Our process is not quite as simple as it might initially appear, consisting of far more than the juxtaposition of these two texts. Challoner’s translation is chock-full of bizarre punctuation and archaisms, requiring its own 2012 revision in conformance with the Chicago Manual of Style. Take Challoner’s translation of Revelations 21:8:
But the fearful, and unbelieving, and the abominable, and murderers, and whoremongers, and sorcerers, and idolaters, and all liars, they shall have their portion in the pool burning with fire and brimstone; which is the second death.
With a little bit of modern grammar-policing, this verse will read:
But the fearful and unbelieving, and the abominable and murderers and whoremongers and sorcerers and idolaters and all liars, they shall have their portion in the pool burning with fire and brimstone, which is the second death.
Words such as “linnen,” “chearful,” and “murtherers,” though adorable, get the axe, becoming comparatively mundane cheerful linen murderers.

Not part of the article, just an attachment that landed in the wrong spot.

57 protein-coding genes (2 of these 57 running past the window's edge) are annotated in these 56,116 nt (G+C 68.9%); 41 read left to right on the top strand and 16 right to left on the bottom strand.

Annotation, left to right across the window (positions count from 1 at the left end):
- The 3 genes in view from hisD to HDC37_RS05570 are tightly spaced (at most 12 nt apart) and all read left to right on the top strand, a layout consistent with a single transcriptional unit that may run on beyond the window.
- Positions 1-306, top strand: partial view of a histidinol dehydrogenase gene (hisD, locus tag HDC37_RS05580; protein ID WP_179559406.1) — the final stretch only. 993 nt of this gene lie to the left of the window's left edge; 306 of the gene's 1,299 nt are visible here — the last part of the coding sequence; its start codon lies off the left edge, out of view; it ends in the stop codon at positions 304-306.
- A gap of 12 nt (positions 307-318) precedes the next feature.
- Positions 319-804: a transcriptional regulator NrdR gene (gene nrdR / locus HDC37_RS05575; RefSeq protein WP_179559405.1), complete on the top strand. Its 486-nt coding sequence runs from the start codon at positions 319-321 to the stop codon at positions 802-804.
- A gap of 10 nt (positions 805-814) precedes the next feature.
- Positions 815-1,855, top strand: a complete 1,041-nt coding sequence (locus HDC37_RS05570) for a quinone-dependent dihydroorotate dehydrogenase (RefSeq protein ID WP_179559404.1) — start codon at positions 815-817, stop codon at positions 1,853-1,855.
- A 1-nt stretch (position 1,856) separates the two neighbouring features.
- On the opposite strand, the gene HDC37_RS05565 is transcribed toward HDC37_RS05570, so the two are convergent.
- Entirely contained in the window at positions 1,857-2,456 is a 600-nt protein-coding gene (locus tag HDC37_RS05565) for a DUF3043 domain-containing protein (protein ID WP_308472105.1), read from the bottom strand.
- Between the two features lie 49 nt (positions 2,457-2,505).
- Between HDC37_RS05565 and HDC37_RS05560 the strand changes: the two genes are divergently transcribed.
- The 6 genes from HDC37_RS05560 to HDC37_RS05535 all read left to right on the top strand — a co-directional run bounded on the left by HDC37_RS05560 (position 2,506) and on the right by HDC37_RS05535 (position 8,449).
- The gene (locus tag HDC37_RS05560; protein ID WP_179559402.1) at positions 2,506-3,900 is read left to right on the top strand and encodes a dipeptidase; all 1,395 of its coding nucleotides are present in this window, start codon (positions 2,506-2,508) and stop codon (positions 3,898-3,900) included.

Complications extend to the process of formatting the Latin text. From the start, we face a major challenge in that there is no one definitive version of Jerome’s Latin. Conflicting manuscripts abound, and though we believe Challoner was primarily consulting the 1592 Sixto-Clementine edition, the two often diverge. Seeking to reproduce the Latin text which Challoner was reading as closely as possible, we must embark on a back-translating treasure-hunt to find the version that best corresponds to his English for any given phrase.
Thus, the Latin in this